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Attorney at Law
Grewal Law, PLLC
(855) 610-0503

New expungement legislation signed by the Governor will allow for expungement of conviction for a first violation of operating while intoxicated (OWI) if certain conditions are met.  House Bills 4219 and 4220 were signed by the Governor on Tuesday, August 24, 2021.  There has been advocacy for years working to allow people to expunge traffic offenses.  There had been changes to the expungement law that went into effect in April 2021, but it didn’t include the ability for people who have a one-time OWI offense to apply to have it set aside.

The new legislation makes certain convictions eligible for expungement:

  1. Driving with a bodily alcohol content at or above 0.08;
  2. Driving under the influence of any amount of schedule 1 controlled substances or cocaine;
  3. Driving while visibly impaired due to any substance;
  4. Allowing an Intoxicated Person to Drive
  5. Driving while under the age of 21 years of age with a bodily alcohol content of 0.02 or higher.

House Bill 4220 makes it clear that the court reviewing the application to set aside a conviction may “consider whether or not the petitioner has benefited from rehabilitative or educational programs…and may deny the petition if it is not convinced that the petitioner has either availed himself or herself of rehabilitative or education programming or benefited from rehabilitative or educational programming he or she has completed.”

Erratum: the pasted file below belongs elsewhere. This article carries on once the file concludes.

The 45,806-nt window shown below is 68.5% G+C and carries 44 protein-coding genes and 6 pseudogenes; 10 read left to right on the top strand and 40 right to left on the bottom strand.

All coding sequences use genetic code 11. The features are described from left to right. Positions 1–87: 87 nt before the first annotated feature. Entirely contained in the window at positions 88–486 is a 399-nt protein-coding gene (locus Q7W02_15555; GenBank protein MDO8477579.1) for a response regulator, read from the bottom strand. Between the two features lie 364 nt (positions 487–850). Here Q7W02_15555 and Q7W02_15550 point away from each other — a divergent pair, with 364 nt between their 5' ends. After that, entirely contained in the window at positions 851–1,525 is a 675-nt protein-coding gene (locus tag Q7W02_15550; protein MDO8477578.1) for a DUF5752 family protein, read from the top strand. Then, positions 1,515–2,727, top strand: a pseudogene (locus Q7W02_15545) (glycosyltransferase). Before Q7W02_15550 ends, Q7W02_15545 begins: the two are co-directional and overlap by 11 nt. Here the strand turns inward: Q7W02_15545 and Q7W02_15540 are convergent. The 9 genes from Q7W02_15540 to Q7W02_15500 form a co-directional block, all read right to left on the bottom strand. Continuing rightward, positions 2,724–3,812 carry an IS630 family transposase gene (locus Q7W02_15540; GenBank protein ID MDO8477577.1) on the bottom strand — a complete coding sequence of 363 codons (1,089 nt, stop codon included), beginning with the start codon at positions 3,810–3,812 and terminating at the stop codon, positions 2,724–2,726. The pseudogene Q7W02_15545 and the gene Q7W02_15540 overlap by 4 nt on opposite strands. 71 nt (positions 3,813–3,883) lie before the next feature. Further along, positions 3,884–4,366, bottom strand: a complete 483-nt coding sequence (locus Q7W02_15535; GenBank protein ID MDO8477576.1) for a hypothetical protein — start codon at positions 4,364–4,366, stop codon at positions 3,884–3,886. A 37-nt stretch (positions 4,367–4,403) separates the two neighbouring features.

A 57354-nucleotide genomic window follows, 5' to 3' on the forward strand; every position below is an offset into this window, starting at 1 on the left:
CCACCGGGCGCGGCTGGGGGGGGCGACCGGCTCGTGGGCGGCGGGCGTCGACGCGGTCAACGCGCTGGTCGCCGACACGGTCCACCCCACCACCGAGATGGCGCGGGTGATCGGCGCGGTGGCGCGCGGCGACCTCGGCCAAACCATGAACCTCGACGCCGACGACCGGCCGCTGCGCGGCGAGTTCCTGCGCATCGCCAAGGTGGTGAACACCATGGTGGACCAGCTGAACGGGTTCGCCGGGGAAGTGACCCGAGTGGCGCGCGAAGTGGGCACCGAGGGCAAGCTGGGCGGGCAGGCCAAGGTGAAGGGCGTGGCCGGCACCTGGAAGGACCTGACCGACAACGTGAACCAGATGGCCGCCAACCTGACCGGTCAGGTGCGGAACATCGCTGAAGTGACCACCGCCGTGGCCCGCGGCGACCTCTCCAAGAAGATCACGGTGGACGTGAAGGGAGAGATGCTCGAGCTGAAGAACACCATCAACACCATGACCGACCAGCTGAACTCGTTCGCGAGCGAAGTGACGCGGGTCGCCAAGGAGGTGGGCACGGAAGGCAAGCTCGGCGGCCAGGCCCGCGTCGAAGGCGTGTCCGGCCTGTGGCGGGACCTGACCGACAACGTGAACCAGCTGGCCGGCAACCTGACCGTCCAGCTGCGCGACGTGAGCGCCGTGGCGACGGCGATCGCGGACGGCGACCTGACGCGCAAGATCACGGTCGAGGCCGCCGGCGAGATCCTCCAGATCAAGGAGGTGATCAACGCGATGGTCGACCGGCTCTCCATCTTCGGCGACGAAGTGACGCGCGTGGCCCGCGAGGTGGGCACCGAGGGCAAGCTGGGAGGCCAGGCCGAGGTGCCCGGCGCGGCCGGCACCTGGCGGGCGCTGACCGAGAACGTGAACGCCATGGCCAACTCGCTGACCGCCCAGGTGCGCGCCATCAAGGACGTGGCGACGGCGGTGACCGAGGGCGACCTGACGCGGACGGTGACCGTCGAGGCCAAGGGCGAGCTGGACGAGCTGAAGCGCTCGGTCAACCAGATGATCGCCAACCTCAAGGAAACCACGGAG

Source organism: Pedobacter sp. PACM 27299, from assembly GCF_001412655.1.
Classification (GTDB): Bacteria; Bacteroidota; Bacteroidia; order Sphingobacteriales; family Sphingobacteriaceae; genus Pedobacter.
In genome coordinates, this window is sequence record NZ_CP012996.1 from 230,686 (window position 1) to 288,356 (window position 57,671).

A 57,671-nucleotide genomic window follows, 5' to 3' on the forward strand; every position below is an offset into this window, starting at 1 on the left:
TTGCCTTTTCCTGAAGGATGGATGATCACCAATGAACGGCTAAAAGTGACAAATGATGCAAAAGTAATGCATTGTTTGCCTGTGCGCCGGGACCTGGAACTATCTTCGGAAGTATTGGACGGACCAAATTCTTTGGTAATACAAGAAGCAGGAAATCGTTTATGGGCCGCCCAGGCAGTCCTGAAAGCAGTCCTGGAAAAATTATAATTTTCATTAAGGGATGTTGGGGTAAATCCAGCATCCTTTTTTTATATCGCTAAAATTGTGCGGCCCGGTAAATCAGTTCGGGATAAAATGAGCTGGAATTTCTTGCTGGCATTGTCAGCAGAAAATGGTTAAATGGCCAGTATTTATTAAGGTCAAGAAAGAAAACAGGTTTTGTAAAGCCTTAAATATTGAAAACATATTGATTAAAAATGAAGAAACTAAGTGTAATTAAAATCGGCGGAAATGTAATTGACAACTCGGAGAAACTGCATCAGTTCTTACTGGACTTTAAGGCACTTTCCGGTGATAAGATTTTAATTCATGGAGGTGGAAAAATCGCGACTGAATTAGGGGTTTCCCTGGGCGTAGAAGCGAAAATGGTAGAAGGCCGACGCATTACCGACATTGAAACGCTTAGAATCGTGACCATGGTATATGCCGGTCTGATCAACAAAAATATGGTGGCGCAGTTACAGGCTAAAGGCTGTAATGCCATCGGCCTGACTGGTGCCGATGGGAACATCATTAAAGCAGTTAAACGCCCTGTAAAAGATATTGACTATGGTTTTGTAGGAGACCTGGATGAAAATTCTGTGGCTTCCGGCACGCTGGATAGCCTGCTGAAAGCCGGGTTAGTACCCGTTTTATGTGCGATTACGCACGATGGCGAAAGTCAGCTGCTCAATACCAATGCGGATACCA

There has been much discussion amongst the public and legal community regarding whether or not the OWI conviction that is set aside can be used to enhance a future OWI charge.  If a petitioner is granted the expungement the OWI conviction is removed from the petitioner’s criminal history record.  The new legislation makes it clear that the traffic offense will not be removed from the petitioner’s Secretary of State (SOS) driving record.  This would seem to mean that law enforcement officials and prosecuting officials could use the OWI conviction that was expunged from the criminal history record, to enhance a future OWI charge, as the offense would remain on the driving record maintained by SOS that both officials have access to.

The new legislation does not apply to offenses that caused injury or death, child endangerment or occurred when a person with an indorsement to operate a commercial motor vehicle was operating a commercial motor vehicle.

One can petition for expungement three to five years after the latest of the following events: date of sentencing, completion of any term of incarceration, or completion of a term of probation.  People may start applying for expungement of OWI convictions beginning February 19, 2022.  If one obtains another conviction or has a pending criminal case during the waiting time this could cause one to be disqualified or have to wait longer to be eligible for expungement.

The Bills may be found via the links below:

http://www.legislature.mi.gov/documents/2021-2022/publicact/pdf/2021-PA-0078.pdf

http://www.legislature.mi.gov/documents/2021-2022/publicact/pdf/2021-PA-0079.pdf

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